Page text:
Look Before You Legislate


As a society, we are learning more about how the social and political structures of the past have determined the health of populations today. But what can be done to ensure that new policies in the future improve health and don’t exacerbate existing inequities?

The health impact assessment (HIA), also known as a health impact review, is one strategy to predict how newly proposed legislation would affect population health before a bill is ever enacted. In 1999, the city of San Francisco conducted the first HIA in the US to assess the health effects of a proposal to increase the minimum wage. The review found that increasing the minimum wage would have substantial health benefits. Since then, use of HIAs has continued to increase across the US, from only 27 assessments in 2007 to 225 by 2013. Cities and states vary in their utilization, with most reviews conducted in California, Alaska, Massachusetts, Minnesota, and Washington.

The Washington State Board of Health began conducting HIAs in 2006 as part of the state’s growing interest in equitable health policy. Legislators voluntarily request and apply for an assessment. The Board of Health then conducts an extensive analysis of existing evidence and literature pertaining to the topic. They determine whether a bill will effectively improve health, how effective it will be, and who it will most likely benefit. They do not provide recommendations, only objective analysis. Since 2006, twenty Washington legislators have requested a total of 36 HIAs.

In order for the US to tap in to the full potential of HIAs, states will need to increase awareness of such analyses or consider requiring assessments for certain types of legislation.


Keshia M. Pollack Porter, Ruth Lindberg, and Arielle McInnis-Simoncelli conducted interviews and in-depth analysis of 32 HIAs completed in Washington to better understand how impact reviews are being utilized. Most HIAs were conducted for legislation pertaining to education, healthcare, social services, labor, and employment bills, but a number of HIAs evaluated policies in agriculture, criminal justice, disaster preparedness, and natural resources. Overall, legislators reported that it was useful to have evidence-based support for their proposed bills. They found the HIAs particularly helped their chances of passing legislation that aimed to improve health. The study revealed a lack of awareness of the program to be the most common reason legislators did not request an assessment.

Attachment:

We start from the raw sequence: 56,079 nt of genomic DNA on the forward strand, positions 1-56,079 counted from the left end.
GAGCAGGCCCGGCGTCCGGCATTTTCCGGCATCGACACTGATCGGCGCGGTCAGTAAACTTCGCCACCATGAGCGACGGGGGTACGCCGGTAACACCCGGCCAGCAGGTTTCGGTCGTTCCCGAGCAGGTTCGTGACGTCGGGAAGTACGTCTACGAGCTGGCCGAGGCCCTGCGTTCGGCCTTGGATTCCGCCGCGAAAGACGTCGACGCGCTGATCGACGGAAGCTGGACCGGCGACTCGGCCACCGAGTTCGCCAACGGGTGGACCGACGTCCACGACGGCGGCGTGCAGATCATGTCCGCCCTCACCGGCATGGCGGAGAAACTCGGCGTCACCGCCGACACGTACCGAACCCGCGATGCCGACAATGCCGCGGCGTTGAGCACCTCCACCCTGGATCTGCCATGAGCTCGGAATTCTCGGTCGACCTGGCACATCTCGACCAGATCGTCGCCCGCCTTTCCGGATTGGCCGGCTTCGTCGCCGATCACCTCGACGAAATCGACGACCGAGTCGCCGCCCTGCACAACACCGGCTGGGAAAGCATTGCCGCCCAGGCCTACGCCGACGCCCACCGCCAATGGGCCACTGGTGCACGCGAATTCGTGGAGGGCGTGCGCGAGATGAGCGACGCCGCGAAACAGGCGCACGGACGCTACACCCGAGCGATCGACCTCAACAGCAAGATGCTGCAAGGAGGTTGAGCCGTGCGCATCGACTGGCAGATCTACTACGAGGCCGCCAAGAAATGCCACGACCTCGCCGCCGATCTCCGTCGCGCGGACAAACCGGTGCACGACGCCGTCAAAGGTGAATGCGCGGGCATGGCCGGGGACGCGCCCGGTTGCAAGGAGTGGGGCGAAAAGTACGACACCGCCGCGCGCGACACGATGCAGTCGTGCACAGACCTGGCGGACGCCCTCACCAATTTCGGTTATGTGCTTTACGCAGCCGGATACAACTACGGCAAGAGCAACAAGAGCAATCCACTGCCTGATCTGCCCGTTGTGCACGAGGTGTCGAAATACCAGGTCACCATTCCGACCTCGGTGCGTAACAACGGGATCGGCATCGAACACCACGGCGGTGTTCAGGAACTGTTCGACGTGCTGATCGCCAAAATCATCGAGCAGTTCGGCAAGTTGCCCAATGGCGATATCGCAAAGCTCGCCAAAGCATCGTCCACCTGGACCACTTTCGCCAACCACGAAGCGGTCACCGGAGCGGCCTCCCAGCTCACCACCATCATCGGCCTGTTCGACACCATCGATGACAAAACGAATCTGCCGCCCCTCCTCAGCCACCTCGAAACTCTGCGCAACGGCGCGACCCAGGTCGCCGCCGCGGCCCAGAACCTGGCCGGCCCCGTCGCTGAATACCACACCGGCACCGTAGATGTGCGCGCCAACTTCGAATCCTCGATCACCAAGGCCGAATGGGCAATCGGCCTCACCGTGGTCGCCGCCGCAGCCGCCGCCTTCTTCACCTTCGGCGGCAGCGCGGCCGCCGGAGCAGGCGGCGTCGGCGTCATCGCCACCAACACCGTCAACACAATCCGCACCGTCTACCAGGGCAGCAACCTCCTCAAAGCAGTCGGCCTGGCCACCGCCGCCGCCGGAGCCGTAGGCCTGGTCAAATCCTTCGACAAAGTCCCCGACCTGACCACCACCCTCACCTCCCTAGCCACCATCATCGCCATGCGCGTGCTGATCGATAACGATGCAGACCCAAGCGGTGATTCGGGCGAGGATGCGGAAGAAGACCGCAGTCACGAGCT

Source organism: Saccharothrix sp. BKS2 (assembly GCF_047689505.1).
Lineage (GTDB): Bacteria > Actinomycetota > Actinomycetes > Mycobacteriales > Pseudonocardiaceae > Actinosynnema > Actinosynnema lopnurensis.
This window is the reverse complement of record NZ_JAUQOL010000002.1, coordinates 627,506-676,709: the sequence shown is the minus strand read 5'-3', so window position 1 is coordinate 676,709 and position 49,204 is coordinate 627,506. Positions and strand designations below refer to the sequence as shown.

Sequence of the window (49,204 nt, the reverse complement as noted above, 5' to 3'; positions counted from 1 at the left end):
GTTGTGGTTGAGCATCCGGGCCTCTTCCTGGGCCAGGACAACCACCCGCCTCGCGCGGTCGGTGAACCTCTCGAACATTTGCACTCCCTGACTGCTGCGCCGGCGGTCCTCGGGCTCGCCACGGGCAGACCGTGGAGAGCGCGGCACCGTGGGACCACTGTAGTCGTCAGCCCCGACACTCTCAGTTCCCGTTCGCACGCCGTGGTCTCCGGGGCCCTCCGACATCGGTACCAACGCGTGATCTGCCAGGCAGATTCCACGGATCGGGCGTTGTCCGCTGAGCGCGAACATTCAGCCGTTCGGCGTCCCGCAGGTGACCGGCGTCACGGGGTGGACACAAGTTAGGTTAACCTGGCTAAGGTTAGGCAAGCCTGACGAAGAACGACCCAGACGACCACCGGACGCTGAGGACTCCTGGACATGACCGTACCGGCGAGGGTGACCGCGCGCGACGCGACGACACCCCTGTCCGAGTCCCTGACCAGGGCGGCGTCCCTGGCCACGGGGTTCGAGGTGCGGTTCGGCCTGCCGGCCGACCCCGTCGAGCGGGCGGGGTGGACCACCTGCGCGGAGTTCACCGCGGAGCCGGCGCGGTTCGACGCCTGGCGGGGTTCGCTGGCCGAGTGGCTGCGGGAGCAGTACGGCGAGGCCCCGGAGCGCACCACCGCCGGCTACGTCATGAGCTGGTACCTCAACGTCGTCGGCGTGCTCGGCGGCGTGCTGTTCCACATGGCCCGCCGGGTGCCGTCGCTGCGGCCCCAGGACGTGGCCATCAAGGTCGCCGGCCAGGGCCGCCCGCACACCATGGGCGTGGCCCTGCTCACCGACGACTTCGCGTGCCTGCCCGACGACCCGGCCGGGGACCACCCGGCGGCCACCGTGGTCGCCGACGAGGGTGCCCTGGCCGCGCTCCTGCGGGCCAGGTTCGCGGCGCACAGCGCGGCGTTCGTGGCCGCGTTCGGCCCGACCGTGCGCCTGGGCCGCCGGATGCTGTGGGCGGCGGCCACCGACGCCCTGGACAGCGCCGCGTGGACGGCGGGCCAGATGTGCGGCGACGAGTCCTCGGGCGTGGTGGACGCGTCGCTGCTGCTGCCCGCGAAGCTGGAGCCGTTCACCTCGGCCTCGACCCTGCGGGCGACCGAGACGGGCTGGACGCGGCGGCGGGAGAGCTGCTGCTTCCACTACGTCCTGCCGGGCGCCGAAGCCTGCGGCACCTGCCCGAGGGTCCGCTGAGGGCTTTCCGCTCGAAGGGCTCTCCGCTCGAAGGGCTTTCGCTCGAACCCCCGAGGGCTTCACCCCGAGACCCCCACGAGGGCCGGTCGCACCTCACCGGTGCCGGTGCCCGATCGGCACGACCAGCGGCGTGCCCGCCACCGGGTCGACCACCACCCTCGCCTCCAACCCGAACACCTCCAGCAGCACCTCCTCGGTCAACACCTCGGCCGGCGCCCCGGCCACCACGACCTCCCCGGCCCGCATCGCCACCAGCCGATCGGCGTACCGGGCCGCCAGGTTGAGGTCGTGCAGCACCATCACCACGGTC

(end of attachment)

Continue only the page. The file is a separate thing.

For the majority of bills, the HIA bolstered the credibility of the proposed legislation. For example, an educational budget proposed allocation of funding to attract higher-quality educators to lower-income neighborhoods. The assessment found that the program would be effective and had the potential to reduce health disparities for a large population of minority students. The incentive program is currently ongoing and looking to further expand its funding.

In some instances, proposed legislation was found to be less effective than legislators likely hoped. One bill proposed limiting the use of chemical and mechanical restraint as discipline against students. However, the HIA found the frequency of such use was rare and the benefits of the proposed legislation would therefore be minimal.

In 2009, a HIA flagged a proposed budget cut, revealing it would likely produce detrimental health effects and worsen health disparities. The HIA determined that any cut in funding would greatly reduce support for subsidized healthcare for children in poverty, limiting many families’ access to vaccination. The HIA found that the funding cut would disproportionately affect low-income families, minority communities, and women.

HIAs guide evidence-based decision-making in policy. Internationally, the World Bank requires HIAs for policies regarding oil, gas, and mining. In the US, however, participation remains voluntary for legislators. In order for the US to tap in to the full potential of HIAs, states will need to increase awareness of such analyses or consider requiring assessments for certain types of legislation.

Photo by Markus Spiske on Unsplash